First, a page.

However, a more serious problem (in my opinion), still not remedied in XP, is that of the Look in (or Save in) list at the top of these dialogs. When you're opening or saving a file, the only clue to the location of the current folder is the name—not the entire path—of the folder. So, for example, if the current folder shown in a file dialog box is called images, there's no way to immediately determine if the folder you're looking at is c:\projects\images or d:\webpages\ personal \images.
What's worse is that Microsoft knows about the problem and has done nothing about it; in fact, they've taken steps to hide it. In some earlier versions of Windows, if you clicked the [?] button and then clicked the Look in list, you would see this note: "To see how the current folder fits in the hierarchy on your computer, click the down arrow." In later releases of Windows, Microsoft simply removed the explanatory text, and did so instead of simply improving the interface.
The simple truth is that this would be very easy for Microsoft to remedy, and has been for years. In fact, Explorer has an option that allows you to fix a similar problem with folder windows by going to Control Panel → Folder Options → View tab and turning on the Display the full path in title bar option. Yet this option has no effect on file dialog boxes, despite the fact that they've been designed to mimic folder windows in most other ways.
So, why has Microsoft neglected to fix this very basic design flaw? One might assume that it's part of Microsoft's ongoing strategy to hide as much information as possible from the user, in an effort to make the computer appear easier to use. This is the same type of backward thinking that resulted in hidden filename extensions (see the discussion of file types in Chapter 4). The goal? Hide as much information as possible from the user, even at the expense of usability.
Perhaps it's merely a matter of priority. Perhaps the decision makers at Microsoft feel that "cute" dialog boxes will sell more copies of Windows than functional ones. Or maybe it's just another aspect of self-preservation in the computer industry: if Microsoft ever released the perfect product, nobody would upgrade ever again!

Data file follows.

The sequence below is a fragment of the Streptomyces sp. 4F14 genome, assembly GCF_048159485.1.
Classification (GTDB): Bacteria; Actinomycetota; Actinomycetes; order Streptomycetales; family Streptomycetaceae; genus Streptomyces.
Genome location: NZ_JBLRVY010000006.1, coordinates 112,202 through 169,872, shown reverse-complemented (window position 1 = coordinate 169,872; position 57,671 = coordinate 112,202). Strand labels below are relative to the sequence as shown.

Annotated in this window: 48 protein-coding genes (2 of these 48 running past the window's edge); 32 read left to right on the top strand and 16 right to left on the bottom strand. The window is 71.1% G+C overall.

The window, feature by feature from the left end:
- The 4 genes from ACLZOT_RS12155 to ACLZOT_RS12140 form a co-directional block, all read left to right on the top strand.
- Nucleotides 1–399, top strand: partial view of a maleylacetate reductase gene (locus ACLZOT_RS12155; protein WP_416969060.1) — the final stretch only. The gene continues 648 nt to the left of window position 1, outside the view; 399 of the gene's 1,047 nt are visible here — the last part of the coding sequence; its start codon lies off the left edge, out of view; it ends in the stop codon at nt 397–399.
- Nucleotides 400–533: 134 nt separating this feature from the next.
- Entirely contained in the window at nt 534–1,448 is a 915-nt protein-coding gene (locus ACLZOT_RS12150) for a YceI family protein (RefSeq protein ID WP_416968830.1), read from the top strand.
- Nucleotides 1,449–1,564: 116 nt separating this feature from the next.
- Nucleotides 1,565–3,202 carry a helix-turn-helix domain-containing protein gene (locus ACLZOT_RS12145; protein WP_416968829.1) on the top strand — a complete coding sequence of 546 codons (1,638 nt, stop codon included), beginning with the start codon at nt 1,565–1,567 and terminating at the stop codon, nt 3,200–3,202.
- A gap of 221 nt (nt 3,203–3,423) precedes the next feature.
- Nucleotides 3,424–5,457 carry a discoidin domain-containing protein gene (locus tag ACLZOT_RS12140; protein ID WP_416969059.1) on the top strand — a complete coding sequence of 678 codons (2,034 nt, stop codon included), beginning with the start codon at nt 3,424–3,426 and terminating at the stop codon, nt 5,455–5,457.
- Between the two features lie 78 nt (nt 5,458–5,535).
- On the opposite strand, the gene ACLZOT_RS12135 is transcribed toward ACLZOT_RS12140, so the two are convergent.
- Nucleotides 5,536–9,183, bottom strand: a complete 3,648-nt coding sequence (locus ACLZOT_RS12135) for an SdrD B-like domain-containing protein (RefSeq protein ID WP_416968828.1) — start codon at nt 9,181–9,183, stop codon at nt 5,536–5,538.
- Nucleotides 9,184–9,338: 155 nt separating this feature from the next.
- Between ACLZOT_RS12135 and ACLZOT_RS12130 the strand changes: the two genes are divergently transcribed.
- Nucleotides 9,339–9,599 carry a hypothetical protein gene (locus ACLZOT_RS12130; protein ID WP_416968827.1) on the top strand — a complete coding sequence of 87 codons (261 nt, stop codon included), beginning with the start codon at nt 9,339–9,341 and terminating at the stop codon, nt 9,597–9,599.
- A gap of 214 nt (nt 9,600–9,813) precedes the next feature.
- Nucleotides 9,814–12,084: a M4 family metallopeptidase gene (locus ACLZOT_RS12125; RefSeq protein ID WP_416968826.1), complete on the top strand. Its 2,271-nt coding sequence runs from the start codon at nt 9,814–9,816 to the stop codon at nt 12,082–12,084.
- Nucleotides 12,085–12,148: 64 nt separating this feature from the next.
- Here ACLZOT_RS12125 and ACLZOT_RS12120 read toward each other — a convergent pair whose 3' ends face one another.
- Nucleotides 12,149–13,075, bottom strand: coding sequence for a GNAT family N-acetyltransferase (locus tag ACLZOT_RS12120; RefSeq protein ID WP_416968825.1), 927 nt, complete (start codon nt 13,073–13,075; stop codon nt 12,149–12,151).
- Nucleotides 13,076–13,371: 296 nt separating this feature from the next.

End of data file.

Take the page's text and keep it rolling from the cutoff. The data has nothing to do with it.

Now, we can speculate as to the intentions of the various developers of Windows until we're blue in the face, but what it really comes down to is attitude. By labeling something a bug, we are placing the burden of resolving the problem on Microsoft, and waiting for Microsoft developers to fix a bug that they consider to be a feature can definitely be considered a lost cause.
However, if we lump together the crash-a-day tendency of Windows, the irritating little animations, the clutter on the desktop, the lack of decent documentation, and the fact that performance rarely meets expectations, and call them all annoyances, we assume the burden of solving our own problems. This is a valuable attitude to adopt; it motivates us to learn more about the operating system so that we can work more efficiently. And, more importantly, it gives us the power to resolve the problems we encounter, so that we can get through the day with some degree of sanity.
Simply put, you should not be required to adjust the way you think in order to complete a task on a computer; rather, you should learn how to adjust the computer to work in a way that makes sense to you.
Take the solutions in this book seriously, but don't follow them blindly. Anything that indeed improves the interface can streamline your work and make the overall Windows experience less painful and more enjoyable. However, one person's annoyance is another's feature; what's important is to construct the interface that works best for you.